Now you might ask, why should an American care about learning the details of Polish Constitutional History?  As Professor Wiktor Osiatynski made us all aware in the two courses he taught that year at the University of Chicago, Poland’s constitutional history was a major source of its downfall.  Prior to meeting and studying with Wiktor, my primary familiarity with recent modern Poland had been a vague knowledge of the partitions of the late 18th century, the fact that Napoleon I had created the Duchy of Warsaw, and that Chopin and many other 19th century artists had gained fame for the culture of Poland and quietly advocated the restoration of Polish Sovereignty and Nationality.

Of course, I had also been very generally aware from a lifetime obsession with historical cartography, I was aware that Poland had once been the largest nation in Europe—a fact, again, which probably very few Americans must know.***  Yes, the combination of the Grand Duchy of Lithuania and the Kingdom of Poland once not merely “dominated” but in effect “was” all of Eastern Europe—controlling during most of the 15th-early 18th Centuries all of the territory from the Baltic to the Black Seas, dwarfing “barbarous” Russian during most of that time, although Russia started climbing out of an inferior position in the 16th century, though it did not achieve “world nation” status until the 18th under Peter and Catherine the Great.  

But indeed, the Constitutional History of Poland and Lithuania together is very interesting, and historically relevant for Americans, especially in this day and age.  Lithuania, so it was forced to ally more closely with Poland, uniting with its western neighbor as the Polish-Lithuanian Commonwealth (Commonwealth of Two Nations) in the Union of Lublin of 1569. According to the Union many of the territories formerly controlled by the Grand Duchy of Lithuania were transferred to the Crown of the Polish Kingdom, while the gradual process of Polonization slowly drew Lithuania itself under Polish domination. The Grand Duchy retained many rights in the federation (including a separate government, treasury and army) until the May 3 Constitution of Poland was passed in 1791.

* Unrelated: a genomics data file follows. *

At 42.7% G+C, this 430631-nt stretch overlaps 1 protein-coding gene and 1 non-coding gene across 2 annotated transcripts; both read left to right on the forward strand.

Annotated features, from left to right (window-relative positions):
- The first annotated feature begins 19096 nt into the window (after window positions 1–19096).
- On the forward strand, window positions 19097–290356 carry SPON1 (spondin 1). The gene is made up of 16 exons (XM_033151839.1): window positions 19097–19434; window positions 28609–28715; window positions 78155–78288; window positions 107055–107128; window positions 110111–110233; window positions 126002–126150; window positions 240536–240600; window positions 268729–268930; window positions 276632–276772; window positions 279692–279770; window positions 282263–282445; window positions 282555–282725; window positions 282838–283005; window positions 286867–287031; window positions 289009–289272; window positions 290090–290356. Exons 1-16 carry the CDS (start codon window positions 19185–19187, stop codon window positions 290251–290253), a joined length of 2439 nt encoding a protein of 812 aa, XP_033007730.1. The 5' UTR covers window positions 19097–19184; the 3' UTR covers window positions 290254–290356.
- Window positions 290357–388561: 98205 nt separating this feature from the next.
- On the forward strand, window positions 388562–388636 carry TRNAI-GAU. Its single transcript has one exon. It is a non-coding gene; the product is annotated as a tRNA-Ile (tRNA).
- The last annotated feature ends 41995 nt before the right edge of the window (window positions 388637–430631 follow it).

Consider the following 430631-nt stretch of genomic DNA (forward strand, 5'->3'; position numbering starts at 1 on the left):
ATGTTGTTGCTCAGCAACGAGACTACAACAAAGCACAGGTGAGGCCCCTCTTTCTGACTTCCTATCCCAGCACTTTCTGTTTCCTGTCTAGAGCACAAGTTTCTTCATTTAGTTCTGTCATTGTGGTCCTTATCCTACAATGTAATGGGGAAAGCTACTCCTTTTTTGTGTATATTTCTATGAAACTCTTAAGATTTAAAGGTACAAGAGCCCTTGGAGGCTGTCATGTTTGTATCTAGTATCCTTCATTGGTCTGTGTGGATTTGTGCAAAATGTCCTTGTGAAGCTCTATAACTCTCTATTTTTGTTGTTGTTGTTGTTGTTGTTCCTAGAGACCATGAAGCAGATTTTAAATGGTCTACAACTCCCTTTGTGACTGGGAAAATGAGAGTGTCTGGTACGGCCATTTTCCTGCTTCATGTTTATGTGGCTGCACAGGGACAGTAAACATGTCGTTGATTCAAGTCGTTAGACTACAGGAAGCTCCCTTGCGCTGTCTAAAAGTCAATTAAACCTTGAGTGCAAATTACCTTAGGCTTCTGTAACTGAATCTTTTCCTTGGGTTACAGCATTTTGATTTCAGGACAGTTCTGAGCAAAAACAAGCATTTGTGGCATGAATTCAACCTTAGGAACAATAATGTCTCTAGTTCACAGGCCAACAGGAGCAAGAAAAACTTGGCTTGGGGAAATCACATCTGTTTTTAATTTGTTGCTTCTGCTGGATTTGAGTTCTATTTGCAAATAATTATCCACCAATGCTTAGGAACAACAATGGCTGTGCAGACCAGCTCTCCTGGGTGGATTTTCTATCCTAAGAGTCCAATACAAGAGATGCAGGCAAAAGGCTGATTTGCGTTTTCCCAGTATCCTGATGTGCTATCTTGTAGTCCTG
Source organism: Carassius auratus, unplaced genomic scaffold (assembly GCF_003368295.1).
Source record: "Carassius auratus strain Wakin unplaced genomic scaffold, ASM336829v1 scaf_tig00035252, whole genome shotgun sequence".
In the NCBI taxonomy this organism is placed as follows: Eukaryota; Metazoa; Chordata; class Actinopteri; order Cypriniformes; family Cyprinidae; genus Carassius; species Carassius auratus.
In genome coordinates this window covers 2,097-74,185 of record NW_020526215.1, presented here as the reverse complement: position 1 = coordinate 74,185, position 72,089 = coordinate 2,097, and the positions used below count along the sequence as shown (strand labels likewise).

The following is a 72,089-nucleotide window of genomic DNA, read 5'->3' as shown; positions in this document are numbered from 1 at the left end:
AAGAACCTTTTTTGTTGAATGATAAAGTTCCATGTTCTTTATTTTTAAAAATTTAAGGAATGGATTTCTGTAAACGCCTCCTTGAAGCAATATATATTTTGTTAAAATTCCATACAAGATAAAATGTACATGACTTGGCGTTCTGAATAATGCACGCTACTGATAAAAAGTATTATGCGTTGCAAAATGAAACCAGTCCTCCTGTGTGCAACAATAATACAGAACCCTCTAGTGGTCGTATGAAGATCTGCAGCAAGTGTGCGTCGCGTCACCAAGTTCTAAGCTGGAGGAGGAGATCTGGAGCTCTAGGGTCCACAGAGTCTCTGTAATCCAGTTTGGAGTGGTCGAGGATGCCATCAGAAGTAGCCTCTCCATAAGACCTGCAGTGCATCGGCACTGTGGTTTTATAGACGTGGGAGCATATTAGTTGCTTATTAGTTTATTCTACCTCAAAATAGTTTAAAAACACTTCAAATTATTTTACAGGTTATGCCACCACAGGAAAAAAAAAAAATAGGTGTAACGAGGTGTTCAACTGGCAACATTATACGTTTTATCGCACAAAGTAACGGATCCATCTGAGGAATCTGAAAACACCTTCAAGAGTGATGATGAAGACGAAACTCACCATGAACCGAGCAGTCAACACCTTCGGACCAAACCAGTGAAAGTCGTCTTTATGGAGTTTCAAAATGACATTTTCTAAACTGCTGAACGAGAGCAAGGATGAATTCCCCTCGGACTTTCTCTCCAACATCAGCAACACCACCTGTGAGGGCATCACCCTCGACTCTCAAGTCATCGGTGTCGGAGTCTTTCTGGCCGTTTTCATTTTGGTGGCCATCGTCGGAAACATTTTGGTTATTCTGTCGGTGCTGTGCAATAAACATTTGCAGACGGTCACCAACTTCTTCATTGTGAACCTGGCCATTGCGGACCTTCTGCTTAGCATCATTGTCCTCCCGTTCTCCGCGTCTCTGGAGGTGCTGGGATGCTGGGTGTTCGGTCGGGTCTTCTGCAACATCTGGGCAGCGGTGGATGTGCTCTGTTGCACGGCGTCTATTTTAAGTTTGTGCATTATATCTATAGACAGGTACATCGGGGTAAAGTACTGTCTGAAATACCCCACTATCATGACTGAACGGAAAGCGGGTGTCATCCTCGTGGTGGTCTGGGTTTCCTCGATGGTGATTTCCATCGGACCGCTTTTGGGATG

I submit to you, “my fellow Americans” that we today are much like Poland—because of the abrogation of our traditional Federal Union into a centralized dictatorship, we are weak and face extinction, division, and perhaps even partition between, say, China, Mexico, and a resurgent Europe.  

* Pope Adrian I between 784 and 791 sent Charlemagne, at the King of the Franks’ personal request, a copy of what was considered to be the Sacramentary of Saint Gregory, which certainly represented the Western Roman “Early Dark Ages” use of the end of the eighth century.  This book, far from complete, was edited and supplemented by the addition of a large amount of matter derived from the Gallican books and from the Roman book known as the Gelasian Sacramentary, which had been gradually supplanting the Gallican. The editor may well have been Charlemagne’s principal liturgical advisor, the  Englishman Alcuin. Copies were distributed throughout Charlemagne’s empire, and this “composite liturgy”, as Duchesne says, “from its source in the Imperial chapel spread throughout all the churches of the Frankish Empire and at length, finding its way to Rome gradually supplanted there the ancient use”. More than half a century later, when Charles the Bald wished to see what the ancient Gallican Rite had been like, it was necessary to import Hispanic priests to celebrate it in his presence, because the Gallican rite took root firmly in Toledo, Viscaya, Aragon, Catalunia, and elsewhere in the land of the Christian Visigoths of Hispania before the arrival of the Moors (and survived there ever after, even during the Caliphate of Cordoba—which resilience explains why May 3 remains the Day of the Holy Cross everywhere in Latin America).

The Luxeuil Lectionary, the Gothicum and Gallicum Missals, and the Gallican adaptations of the Hieronymian Martyrology are the chief authorities on this point, and to these may be added some information to be gathered from the regulations of the Councils of Agde (506), Orléans (541),Tours (567), and Mâcon (581), and from the “Historia Francorum” of St. Gregory of Tours, as to the Gallican practice in the sixth century.

** Constantine’s Mother the Empress Helen did a lot of traveling and established a lot of Churches.  Named after Helen of Troy, Empress Helen kept the name alive and popular among the Christians, and it was the Empress Helen, I am told, after whom were named both my Louisiana-born grandmother who raised me with love and my Greek-born wife who razed me with something else.

***For my lifelong obsession with maps, I have mostly my mother to blame, because she bought me so many Atlases–Shepard’s Historical Atlas, Oxford Historical Atlas, just for starters–when I was very small and for some reason decorated my boyhood room with a collection historical individually framed maps of almost every county in England, Wales, & Scotland—this led to my grandparents, somewhat later, always putting me in charge of studying the maps when we traveled and making reports on local geography as we did—Baedeker was almost like a family friend, and sometimes AAA and National Geographic.